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The vertical analysis of an income statement is an effective way to compare different statements by rendering all items on the statement as a percentage of sales. By doing this, business management can compare the statement not only to the performance of previous years but also to its competitors in the market. It is important for those performing a vertical analysis of an income statement to focus on the percentages and not the raw numbers. They should also be on the lookout for big percentage changes from previous years or from their rivals so they can ascertain what areas of the business need improvement.
An income statement is a financial document required of most businesses that shows the net income earned during a particular time period, which is usually one year. The statement amasses all expenses and then subtracts them from all revenues earned during the year. Analyzing this statement is an important part of the business process for those companies who wish to improve on what they have done in the past. Performing a vertical analysis of an income statement has many benefits.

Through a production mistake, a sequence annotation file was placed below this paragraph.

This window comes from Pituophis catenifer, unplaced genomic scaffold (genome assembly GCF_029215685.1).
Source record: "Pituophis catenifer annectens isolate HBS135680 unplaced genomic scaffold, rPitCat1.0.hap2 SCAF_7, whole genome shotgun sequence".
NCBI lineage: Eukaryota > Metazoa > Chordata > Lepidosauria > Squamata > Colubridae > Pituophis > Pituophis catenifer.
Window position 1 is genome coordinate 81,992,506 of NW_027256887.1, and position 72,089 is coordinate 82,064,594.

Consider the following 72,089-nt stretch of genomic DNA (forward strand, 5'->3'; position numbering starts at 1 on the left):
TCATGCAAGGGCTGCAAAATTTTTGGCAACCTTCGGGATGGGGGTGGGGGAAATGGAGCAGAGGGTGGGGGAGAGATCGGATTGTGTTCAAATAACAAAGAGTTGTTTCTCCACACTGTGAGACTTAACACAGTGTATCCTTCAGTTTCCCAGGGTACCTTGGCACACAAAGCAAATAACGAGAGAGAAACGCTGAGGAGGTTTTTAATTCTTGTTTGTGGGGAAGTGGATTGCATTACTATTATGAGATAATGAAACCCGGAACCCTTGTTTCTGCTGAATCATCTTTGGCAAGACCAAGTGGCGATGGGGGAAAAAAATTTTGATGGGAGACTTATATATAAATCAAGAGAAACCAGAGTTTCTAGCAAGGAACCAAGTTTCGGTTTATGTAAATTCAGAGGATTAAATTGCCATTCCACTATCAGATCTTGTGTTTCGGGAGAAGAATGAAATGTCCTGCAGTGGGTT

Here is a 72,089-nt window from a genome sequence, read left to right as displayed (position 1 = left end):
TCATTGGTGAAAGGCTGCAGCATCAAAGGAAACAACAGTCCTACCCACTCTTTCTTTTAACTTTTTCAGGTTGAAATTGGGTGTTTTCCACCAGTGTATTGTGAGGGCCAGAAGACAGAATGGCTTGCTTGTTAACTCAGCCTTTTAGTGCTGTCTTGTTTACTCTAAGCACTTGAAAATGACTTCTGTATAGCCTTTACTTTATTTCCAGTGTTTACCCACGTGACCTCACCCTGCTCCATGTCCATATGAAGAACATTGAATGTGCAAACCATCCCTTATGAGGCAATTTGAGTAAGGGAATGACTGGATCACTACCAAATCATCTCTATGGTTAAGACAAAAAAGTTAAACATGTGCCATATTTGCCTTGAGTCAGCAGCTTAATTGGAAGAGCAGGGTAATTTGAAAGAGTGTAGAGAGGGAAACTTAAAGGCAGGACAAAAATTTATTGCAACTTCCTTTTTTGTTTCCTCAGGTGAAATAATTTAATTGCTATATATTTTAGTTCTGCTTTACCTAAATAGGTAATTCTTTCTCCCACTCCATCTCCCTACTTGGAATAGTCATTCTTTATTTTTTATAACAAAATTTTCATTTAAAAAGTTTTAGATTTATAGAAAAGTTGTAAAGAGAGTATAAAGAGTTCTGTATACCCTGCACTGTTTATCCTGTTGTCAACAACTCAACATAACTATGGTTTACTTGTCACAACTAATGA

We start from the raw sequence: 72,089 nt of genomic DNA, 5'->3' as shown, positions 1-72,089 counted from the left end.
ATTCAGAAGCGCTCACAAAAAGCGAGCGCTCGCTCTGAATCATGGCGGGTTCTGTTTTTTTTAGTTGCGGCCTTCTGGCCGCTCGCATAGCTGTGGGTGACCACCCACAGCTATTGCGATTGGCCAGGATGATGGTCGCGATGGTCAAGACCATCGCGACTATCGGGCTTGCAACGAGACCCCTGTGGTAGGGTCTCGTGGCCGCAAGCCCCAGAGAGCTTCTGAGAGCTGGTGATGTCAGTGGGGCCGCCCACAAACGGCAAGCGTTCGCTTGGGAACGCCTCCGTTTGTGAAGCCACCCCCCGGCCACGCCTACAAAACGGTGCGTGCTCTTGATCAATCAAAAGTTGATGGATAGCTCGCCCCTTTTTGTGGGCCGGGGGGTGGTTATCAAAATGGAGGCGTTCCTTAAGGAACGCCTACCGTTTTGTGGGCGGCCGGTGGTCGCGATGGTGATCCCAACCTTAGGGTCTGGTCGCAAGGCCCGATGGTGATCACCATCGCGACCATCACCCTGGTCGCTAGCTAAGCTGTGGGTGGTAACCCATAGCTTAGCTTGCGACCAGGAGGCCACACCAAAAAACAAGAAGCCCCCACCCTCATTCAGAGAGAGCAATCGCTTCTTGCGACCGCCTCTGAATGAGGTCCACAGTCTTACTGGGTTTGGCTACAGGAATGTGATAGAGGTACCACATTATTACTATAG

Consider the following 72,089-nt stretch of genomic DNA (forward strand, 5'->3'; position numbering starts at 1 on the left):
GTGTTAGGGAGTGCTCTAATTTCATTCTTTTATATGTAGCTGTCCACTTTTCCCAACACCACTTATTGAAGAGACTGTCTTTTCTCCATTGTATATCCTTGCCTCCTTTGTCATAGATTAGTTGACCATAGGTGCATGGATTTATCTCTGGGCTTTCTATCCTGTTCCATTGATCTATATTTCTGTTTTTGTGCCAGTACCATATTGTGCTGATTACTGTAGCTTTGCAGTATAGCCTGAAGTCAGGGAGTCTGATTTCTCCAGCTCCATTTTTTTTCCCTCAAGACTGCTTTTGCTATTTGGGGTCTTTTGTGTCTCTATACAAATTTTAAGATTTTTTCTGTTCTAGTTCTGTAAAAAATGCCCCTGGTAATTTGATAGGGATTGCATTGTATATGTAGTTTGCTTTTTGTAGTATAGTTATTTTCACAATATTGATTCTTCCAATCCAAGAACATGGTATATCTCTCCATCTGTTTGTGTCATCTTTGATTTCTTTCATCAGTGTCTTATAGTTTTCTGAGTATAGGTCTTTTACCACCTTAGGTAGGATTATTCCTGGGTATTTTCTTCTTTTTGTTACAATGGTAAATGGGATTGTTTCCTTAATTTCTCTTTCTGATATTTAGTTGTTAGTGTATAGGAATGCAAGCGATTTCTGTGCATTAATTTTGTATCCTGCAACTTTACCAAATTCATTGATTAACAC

Perhaps the most important part of performing a vertical analysis of an income statement is putting the net sales at the top of the statement and letting all of the percentages be derived from that. As an example, imagine that a company's net sales for a year are $100,000 US Dollars (USD) During that same year, the cost of goods sold is $60,000 USD. That means that the cost of goods sold is 60 percent of net sales, and that percentage should be listed alongside of the cost of goods sold total. Similarly, percentages should be made for interest, tax, administrative, and operational expenses.
With all of these percentages in place, vertical analysis of an income statement continues with simple comparisons between pertinent statements. These statements used for comparing can come from the company in years past, allowing it to see areas of improvement and struggle. In addition, a company should compare the percentages to those companies that are in the same market and are direct competitors.
Finding areas of significant disparity is one of the goals of vertical analysis of an income statement. Financial managers should be on the lookout for why one item is not in line with other statements. As an example, a company that has averaged operational expenses that are 10 percent of net sales in years past should be concerned if that number suddenly jumps to 20 percent in the year being studied. This information can help the company explore areas where things can be done more efficiently, thus improving the bottom line.
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